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OPERATION IRAQI FREEDOM

Posted 10/16/2014 Printable Fact Sheet
 
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C-17s help sustain operations
A C-17 Globemaster III.
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After the attacks on September 11, 2001, and the overthrow of the Taliban and al-Qaeda in Afghanistan, the United States Government turned its attention to Iraq and the regime of Saddam Hussein. Citing intelligence information that Iraq had stockpiled and continued to develop weapons of mass destruction (WMD) such as poison gas, biological agents, and nuclear weapons, as well as harboring and supporting members of Osama Bin Laden's al-Qaeda terrorist network, the United States and Great Britain led a coalition to topple Hussein's regime in March 2003. Since the end of the Persian Gulf War of 1990-1991, the United States Air Force had maintained a continuous presence in the Middle East, enforcing no-fly zones in the northern and southern portions of Iraq, termed Operation NORTHERN WATCH, based out of Turkey, and Operation SOUTHERN WATCH, based out of Kuwait and Saudi Arabia.

The Air Force command and control element for Operation IRAQI FREEDOM was the Combined Force Air Component Commander (CFACC), Lt. General T. Michael Moseley, who had overseen operations in Afghanistan. The primary political goal of Operation IRAQI FREEDOM was to create "a stable Iraq, with its territorial integrity intact and a broad based government that renounces WMD development and use, and no longer supports terrorism or threatens its neighbors." Based on that primary objective, the combined force commander' s top three objectives were to "defeat or compel capitulation of Iraqi forces, neutralize regime leadership, and neutralize Iraqi theater ballistic missile/WMD delivery systems." Although Operations NORTHERN WATCH and SOUTHERN WATCH had significantly degraded the Iraqi air defense system and the Iraqi Air Force had essentially ceased to exist, planners remained concerned with Iraqi Air Defenses. Indeed, during the initial invasion of Iraq, the Air Force noted more than 1,000 anti-aircraft artillery (AAA) firings, and more than 1,600 surface to air missile (SAM) launches. During the same period, however, the Air Force lost just one A-10 to enemy fire and two Air Mobility Command (AMC) aircraft suffered SAM strikes out of 236 attempts. The first air operation of Operation IRAQI FREEDOM was a psychological operation leaflet drop on 9 March 2003. The leaflets urged non-interference and stressed coalition support for the Iraqi people.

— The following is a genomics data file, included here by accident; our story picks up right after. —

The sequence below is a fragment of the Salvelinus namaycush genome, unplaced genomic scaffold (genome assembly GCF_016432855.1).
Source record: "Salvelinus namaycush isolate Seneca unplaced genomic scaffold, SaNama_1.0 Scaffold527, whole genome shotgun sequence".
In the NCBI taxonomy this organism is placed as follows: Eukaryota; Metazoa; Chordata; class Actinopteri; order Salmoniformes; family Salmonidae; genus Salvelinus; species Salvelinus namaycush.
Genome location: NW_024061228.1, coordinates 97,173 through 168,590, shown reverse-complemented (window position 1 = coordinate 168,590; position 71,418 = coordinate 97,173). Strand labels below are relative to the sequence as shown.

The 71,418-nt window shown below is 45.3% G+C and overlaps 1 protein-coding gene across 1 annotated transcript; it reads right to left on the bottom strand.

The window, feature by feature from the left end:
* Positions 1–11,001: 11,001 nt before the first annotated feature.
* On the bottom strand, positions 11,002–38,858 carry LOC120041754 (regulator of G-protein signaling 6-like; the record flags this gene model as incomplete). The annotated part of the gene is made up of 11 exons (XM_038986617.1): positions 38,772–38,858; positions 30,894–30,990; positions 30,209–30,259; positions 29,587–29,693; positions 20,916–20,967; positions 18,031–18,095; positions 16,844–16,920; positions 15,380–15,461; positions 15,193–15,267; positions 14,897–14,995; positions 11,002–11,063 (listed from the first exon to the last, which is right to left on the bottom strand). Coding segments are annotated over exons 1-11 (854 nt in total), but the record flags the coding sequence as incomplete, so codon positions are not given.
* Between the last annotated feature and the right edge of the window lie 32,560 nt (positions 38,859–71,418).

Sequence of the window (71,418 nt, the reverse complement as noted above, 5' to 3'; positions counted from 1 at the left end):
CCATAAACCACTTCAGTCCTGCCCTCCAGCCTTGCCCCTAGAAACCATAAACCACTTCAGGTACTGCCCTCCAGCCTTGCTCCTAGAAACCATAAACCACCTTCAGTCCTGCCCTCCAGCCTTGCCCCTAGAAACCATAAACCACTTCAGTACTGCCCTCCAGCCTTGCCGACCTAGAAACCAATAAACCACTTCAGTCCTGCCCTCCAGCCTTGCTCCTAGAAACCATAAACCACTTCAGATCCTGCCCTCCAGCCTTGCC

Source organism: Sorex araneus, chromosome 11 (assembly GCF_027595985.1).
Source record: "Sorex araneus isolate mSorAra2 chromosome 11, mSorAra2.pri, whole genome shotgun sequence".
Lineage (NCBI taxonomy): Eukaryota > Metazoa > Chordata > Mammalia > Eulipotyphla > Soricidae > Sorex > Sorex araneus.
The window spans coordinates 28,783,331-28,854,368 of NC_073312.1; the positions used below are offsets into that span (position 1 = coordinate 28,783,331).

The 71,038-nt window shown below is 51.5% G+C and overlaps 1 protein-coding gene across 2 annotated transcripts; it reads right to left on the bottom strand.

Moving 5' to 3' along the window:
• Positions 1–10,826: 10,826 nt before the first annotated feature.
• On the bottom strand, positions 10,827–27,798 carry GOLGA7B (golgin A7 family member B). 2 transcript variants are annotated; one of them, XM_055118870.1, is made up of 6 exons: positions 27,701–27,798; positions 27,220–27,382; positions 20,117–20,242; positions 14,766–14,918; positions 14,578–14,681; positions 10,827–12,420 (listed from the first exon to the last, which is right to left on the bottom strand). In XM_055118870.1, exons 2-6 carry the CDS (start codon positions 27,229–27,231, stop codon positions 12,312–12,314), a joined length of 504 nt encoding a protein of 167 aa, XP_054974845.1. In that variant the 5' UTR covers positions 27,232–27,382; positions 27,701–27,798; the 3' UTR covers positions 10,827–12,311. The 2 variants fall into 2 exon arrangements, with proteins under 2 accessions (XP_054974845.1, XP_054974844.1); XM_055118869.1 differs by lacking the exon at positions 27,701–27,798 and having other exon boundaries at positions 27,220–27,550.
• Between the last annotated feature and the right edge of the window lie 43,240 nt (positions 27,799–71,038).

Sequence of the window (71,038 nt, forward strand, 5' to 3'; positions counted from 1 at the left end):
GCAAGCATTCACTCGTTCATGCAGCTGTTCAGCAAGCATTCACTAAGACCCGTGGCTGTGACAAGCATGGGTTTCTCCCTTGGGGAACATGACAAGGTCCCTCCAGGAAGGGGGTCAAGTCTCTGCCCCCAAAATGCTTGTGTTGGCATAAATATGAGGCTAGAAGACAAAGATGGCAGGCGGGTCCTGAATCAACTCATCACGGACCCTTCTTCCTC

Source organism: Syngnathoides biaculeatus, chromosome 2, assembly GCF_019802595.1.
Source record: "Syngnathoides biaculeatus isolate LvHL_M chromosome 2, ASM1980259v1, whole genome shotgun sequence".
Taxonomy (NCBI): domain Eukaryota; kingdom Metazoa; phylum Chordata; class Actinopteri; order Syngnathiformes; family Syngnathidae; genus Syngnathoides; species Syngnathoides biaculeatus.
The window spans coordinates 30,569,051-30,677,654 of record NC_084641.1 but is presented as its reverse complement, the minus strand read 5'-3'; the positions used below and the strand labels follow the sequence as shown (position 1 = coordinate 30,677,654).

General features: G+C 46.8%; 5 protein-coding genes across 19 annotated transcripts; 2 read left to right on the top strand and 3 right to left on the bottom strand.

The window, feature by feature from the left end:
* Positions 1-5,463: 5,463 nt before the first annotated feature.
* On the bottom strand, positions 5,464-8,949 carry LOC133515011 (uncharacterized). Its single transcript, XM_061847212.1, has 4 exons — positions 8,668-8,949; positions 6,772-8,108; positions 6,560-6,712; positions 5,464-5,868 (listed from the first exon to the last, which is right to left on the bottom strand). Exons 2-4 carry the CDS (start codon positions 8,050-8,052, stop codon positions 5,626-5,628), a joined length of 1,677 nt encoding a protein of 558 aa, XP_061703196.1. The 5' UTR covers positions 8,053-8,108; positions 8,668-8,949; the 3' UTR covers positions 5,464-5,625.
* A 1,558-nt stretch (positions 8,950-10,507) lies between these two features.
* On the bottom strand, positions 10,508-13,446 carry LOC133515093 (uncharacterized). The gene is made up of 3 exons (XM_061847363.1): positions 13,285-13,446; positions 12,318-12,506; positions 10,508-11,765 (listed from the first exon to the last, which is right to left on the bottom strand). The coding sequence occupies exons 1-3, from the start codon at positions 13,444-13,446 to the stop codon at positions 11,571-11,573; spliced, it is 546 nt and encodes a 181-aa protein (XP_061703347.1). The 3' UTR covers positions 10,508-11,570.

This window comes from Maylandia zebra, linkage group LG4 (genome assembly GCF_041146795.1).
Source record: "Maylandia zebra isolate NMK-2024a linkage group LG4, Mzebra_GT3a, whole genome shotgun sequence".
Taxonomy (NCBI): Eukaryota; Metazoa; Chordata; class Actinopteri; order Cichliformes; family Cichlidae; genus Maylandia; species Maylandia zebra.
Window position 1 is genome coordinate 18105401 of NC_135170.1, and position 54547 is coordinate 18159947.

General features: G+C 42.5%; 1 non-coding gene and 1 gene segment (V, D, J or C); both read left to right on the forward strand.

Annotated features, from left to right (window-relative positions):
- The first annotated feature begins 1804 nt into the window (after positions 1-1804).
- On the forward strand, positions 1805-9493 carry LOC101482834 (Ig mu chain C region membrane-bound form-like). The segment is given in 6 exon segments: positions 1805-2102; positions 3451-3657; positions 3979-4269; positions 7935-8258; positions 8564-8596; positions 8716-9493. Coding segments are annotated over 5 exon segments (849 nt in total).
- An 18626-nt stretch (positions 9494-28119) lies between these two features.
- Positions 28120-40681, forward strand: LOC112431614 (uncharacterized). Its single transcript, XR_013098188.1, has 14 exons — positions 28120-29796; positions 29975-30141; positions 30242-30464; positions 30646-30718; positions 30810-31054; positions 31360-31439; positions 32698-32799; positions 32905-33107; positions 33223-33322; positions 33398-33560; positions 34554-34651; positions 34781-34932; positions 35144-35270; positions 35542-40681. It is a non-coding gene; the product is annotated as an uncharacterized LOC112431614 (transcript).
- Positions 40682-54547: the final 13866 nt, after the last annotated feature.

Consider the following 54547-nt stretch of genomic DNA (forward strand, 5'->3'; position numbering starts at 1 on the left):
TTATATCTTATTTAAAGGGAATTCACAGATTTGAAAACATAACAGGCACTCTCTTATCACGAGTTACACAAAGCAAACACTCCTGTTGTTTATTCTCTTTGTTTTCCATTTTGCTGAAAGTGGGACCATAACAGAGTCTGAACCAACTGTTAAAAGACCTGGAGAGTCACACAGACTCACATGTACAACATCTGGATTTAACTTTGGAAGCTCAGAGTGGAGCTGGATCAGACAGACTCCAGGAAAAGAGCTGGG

On the evening March 19, 2003, one day prior to the onset of combat operations, Air Force F-117 stealth fighters struck the Dora Farms complex southwest of Baghdad based on intelligence that Saddam Hussein was in the area. Unfortunately, the attack was not successful. Combat operations began the next day and the USAF participated in air strikes on key targets in and around Baghdad, launching more than 1,700 coalition air sorties and missile launches against Iraq. Similar to Operation ENDURING FREEDOM, during the first six weeks of operations 68 percent of weapons employed were precision guided munitions. Because Turkey refused to allow the Air Force to use its air bases to deliver troops and supplies into Northern Iraq, Coalition Forces needed an airfield in Iraq.  On March 26, 2003, C-130 and C-17 aircraft dropped nearly 1,000 paratroopers of the 173rd Airborne Brigade as well as members of the Air Force's 86th Contingency Response Group onto Bashur airfield near Erbil in Northern Iraq to help secure the airfield.  That marked the first time that the C-17 had been used in a combat airdrop. On April 6, 2003, CENTAF leadership declared air supremacy over all of Iraq and on April 16, 2003, the first humanitarian relief flight landed at Bashur airfield.